The man did not come to arrest D’Artagnan; on the contrary he bore well wishes from the Cardinal and asked D’Artagnan to follow him to the Palais-Royal. Since D’Artagnan wasn’t home, the captain asked for D’Artagnan to call upon him at some point that day.
Planchet tells the captain that D’Artagnan has set off for Champagne.
D’Artagnan congratulates Planchet on his quick thinking; Planchet says he knew D’Artagnan would have time to correct the lie if he wanted, and that since he (Planchet) is not a gentleman, he’s allowed to lie.
The two of them get ready to leave Paris—in the opposite direction of Champagne. D’Artagnan tells Planchet that he was right about Bonacieux.
Before leaving, D’Artagnan visits his friends’ houses one more time to make sure that no new information has come. At Aramis’s house, there is a pretty and perfumed letter waiting.
The two of them travel with four horses in order to bring back their friends. (These are the horses, incidentally, which D’Artagnan used to ride back from Calais. They are English horses, a present from the Duke.)
They reach Chantilly with no problem and arrive at the inn where they left Porthos. D’Artagnan’s got four horses, so he’s looking like a VIP to the innkeeper, who comes over personally to serve him some wine.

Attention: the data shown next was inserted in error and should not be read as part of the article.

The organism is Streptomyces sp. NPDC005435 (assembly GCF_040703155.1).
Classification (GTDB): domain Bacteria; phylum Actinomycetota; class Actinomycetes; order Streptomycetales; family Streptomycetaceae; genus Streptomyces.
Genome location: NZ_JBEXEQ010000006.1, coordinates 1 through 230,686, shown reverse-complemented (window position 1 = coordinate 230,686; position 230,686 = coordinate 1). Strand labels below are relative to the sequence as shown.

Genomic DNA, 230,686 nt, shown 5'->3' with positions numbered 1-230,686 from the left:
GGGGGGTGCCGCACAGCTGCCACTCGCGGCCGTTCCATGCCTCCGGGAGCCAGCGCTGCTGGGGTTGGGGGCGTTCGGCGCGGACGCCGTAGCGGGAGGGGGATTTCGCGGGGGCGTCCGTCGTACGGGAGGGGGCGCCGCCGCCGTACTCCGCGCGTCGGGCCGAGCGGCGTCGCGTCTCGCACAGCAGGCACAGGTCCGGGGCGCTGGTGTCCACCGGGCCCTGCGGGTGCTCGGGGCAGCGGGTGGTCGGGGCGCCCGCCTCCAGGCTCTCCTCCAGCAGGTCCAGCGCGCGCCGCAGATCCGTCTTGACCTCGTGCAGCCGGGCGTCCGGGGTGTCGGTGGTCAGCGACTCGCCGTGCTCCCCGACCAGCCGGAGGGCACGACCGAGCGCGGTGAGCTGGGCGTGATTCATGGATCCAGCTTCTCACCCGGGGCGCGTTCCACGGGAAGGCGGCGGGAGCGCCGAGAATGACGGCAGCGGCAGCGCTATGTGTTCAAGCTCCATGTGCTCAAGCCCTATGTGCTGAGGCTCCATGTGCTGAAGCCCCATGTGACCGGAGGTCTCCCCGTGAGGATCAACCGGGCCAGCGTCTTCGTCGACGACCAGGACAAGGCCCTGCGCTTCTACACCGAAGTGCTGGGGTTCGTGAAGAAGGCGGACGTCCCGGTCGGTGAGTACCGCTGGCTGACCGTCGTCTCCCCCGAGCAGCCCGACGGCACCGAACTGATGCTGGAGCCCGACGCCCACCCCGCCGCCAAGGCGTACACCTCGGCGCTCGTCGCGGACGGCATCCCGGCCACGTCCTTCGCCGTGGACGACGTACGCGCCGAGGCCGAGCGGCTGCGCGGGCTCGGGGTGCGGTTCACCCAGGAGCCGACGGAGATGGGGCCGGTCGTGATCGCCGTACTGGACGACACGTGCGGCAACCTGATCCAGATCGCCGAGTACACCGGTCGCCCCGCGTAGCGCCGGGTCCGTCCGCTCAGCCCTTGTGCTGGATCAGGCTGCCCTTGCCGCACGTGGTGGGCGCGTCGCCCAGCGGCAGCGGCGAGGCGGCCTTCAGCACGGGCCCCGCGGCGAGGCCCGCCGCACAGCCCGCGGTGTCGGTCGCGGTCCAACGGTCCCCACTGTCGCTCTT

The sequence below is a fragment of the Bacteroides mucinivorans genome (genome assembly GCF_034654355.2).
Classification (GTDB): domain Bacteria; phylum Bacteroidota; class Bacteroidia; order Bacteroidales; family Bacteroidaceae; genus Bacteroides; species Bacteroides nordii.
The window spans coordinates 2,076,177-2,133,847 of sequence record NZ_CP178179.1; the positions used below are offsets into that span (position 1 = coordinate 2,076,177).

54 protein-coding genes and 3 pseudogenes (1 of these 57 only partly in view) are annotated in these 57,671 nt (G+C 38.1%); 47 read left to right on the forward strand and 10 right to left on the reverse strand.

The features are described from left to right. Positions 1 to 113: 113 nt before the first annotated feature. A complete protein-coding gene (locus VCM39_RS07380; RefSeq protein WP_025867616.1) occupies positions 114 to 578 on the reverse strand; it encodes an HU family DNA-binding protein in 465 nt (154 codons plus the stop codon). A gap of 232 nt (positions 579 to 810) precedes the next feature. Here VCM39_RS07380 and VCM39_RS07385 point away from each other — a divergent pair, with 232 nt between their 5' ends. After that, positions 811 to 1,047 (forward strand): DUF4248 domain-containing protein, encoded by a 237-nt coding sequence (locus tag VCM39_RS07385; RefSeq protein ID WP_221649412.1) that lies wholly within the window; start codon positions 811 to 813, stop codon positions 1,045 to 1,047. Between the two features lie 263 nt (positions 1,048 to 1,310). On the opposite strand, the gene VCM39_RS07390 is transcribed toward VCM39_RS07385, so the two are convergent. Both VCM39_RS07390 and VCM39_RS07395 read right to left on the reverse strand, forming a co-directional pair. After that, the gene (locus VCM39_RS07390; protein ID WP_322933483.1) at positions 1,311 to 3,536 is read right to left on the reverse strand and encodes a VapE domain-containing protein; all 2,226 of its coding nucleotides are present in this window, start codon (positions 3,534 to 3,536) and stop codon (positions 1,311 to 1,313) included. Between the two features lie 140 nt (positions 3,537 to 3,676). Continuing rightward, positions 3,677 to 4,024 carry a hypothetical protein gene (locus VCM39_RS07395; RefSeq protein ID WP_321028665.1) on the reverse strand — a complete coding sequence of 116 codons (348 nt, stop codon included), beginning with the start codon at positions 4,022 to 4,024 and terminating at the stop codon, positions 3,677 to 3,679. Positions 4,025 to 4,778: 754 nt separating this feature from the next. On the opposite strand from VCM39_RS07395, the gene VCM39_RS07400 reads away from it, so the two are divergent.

D’Artagnan begins to ask about Porthos, and learns that Porthos is still at the inn, hasn’t paid his bill, and threatens to kill anyone who asks for money.
(Apparently Porthos gambled away the seventy-five pistoles, along with his horse.)
Porthos continues to hang out at this inn, occupying the best room, refusing to leave, and refusing to pay his bill. Mousqueton has also rejoined his master.
D’Artagnan tries to allay the innkeeper’s fears, pointing out that Porthos is favored by a wealthy woman who will pay the bill. The innkeeper’s expresses doubt, saying that he has knows all about this great lady
To make a long story short, Porthos’s mistress is the wife of an attorney. (Now, while attorneys make are well respected today, back in the 17th century they were distinctly part of the middle-class, and leagues away from the upper-class of dukes and duchesses.)